The main advantage RIM has—and arguably the one thing that has kept it in the game up to now—is the existing BlackBerry Enterprise Server (BES) infrastructure. But, if the new BlackBerry 10 (BB10) devices don’t work with the current BES platform, BB10 could be dead on arrival.
Galen Gruman of Infoworld explains in detail the chaos that awaits the launch of BlackBerry 10. The current BlackBerry Enterprise Server—BES 5.0.3—is done, except for a maintenance update that will take it to BES 5.0.4. The existing BES will not be able to manage BB10, and customers will be forced to migrate completely to BB10 all at once—scrapping the existing BES and replacing it—or they’ll have to run a BB10 infrastructure in parallel with the current legacy BES system, and manage them both simultaneously.
RIM has a lot riding on the success of BB10—possibly, the company itself. The platform seems promising. Back in May, I wrote after attending RIM CEO Thorsten Heins’ keynote presentation at BlackBerry World in Orlando: “Does BlackBerry 10 look capable and innovative enough to excite users and keep BlackBerry in the game? Yes, I think so.”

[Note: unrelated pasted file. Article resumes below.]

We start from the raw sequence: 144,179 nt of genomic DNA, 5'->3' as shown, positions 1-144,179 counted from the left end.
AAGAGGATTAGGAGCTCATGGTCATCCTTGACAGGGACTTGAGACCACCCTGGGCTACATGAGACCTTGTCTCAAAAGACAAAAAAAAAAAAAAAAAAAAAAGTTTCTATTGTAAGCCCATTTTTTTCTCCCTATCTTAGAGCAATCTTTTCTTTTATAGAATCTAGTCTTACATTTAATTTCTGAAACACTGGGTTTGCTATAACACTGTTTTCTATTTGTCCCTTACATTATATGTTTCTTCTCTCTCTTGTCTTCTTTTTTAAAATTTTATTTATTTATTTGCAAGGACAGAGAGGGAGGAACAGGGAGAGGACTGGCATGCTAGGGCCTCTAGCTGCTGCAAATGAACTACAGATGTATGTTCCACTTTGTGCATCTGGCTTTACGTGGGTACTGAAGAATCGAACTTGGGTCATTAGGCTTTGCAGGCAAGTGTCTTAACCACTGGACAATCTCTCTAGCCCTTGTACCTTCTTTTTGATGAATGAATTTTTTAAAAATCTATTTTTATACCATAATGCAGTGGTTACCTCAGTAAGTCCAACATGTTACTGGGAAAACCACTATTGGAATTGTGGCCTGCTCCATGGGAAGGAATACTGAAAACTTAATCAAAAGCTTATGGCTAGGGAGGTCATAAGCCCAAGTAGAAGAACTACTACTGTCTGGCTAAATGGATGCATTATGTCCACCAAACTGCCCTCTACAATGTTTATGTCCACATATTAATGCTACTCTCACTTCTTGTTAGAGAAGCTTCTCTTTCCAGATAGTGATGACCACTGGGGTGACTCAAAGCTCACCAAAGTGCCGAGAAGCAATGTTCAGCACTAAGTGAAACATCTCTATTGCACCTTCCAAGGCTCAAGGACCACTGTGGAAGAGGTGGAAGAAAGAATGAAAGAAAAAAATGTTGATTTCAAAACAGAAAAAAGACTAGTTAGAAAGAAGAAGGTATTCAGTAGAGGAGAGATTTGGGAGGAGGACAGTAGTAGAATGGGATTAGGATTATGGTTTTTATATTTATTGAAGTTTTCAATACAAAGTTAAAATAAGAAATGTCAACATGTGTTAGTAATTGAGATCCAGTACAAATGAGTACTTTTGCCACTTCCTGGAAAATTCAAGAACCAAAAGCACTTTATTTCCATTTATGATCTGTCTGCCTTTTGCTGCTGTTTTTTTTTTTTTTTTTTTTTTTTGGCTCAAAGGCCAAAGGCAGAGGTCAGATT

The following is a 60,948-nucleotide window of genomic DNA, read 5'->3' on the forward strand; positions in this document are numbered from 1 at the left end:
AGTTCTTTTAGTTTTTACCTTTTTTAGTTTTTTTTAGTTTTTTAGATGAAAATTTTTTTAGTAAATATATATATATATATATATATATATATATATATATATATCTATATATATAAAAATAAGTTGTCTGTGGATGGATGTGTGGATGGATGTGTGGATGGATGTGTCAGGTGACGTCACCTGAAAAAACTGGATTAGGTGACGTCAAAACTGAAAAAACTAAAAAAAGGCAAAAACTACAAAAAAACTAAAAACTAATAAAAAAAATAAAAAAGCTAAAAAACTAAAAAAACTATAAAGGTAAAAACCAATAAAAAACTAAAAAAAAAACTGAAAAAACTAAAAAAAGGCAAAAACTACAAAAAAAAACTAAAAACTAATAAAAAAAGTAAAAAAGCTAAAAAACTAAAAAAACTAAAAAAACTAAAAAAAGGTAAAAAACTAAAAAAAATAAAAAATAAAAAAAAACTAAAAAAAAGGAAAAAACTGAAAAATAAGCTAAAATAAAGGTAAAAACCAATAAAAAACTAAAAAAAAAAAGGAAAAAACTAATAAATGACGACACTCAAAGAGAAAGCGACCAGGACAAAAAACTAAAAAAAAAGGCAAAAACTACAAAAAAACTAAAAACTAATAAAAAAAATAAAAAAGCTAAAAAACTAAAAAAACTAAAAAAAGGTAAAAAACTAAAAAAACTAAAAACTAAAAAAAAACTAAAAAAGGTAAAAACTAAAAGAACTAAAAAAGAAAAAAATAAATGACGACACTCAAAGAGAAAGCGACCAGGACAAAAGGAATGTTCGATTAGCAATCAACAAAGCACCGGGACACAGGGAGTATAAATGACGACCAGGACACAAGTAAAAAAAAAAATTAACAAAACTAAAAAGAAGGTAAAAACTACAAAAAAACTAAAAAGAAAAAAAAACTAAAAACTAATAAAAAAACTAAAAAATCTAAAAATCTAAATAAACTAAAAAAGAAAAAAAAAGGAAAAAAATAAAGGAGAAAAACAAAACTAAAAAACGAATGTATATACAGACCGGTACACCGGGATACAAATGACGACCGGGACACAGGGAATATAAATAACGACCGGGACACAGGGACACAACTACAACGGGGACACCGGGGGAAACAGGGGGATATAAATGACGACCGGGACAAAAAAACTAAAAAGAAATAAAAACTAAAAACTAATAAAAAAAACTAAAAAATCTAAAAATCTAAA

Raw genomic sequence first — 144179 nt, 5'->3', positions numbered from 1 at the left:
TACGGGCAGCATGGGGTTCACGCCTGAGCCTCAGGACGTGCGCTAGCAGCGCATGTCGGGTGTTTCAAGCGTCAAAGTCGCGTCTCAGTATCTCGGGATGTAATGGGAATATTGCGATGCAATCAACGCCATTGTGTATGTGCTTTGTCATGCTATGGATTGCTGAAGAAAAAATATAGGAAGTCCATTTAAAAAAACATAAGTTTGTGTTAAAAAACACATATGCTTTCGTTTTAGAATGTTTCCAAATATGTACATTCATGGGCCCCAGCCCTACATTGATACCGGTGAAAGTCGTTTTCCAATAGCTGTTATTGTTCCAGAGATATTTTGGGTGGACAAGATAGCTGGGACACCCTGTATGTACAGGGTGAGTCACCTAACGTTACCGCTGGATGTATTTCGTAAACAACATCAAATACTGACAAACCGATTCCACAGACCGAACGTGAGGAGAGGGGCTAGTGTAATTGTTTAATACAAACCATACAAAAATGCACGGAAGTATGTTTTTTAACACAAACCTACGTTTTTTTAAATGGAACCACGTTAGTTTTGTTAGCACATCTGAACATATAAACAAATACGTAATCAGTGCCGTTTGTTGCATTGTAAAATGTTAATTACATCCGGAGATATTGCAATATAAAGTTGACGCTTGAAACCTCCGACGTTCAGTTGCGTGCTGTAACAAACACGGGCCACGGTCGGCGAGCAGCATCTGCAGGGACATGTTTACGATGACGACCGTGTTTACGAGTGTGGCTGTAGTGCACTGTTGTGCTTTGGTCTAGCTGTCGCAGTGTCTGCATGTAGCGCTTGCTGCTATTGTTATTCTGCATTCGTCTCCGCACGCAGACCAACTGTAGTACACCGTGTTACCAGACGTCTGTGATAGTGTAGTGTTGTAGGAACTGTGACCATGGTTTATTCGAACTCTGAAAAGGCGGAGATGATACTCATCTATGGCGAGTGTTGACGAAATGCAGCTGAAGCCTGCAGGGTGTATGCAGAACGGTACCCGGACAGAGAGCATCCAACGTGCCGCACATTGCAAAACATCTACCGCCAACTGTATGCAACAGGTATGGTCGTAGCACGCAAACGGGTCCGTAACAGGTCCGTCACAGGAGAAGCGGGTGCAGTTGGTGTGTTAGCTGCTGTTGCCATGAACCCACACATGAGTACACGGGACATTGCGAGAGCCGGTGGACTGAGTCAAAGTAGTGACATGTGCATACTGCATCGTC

I stand by that statement. However, what I hadn’t anticipated was BB10 being completely incompatible with the existing BES system. On its own, BB10 appears to be a worthy mobile platform. But, if the companies that rely on BlackBerry mobile devices have to scrap their BES infrastructure and start over anyway, they’re likely to consider other options like Android, iOS, or Windows Phone.
A lot of companies out there are heavily invested in the BlackBerry platform. They’ve got BlackBerry smartphones and the BES infrastructure in place, and they’re really hoping that RIM can turn things around with BlackBerry 10. Yet, the fragmentation of BES between the current and next generation BlackBerry platforms is disappointing, and could cause many of those BlackBerry customers to reconsider their mobile strategy.
I understand the need to draw a line in the sand and cut ties with the previous platform in order to build something better. Microsoft did essentially the same thing by abandoning Windows Mobile and launching Windows Phone. I respect that RIM has invested a lot of time and sweat to develop BlackBerry 10 and make it into something that RIM customers will love, and RIM employees can be proud of. If this were five years ago, it might be a brilliant strategy. But, in the state RIM is in now, this could be a final nail in the coffin.
I’m interested in hearing from IT admins managing a BlackBerry mobile environment. Are you looking forward to BlackBerry 10 devices? Does the confusion about BES, or the multi-layered approach of the “unified” BlackBerry Enterprise Service 10 management console, change your plans?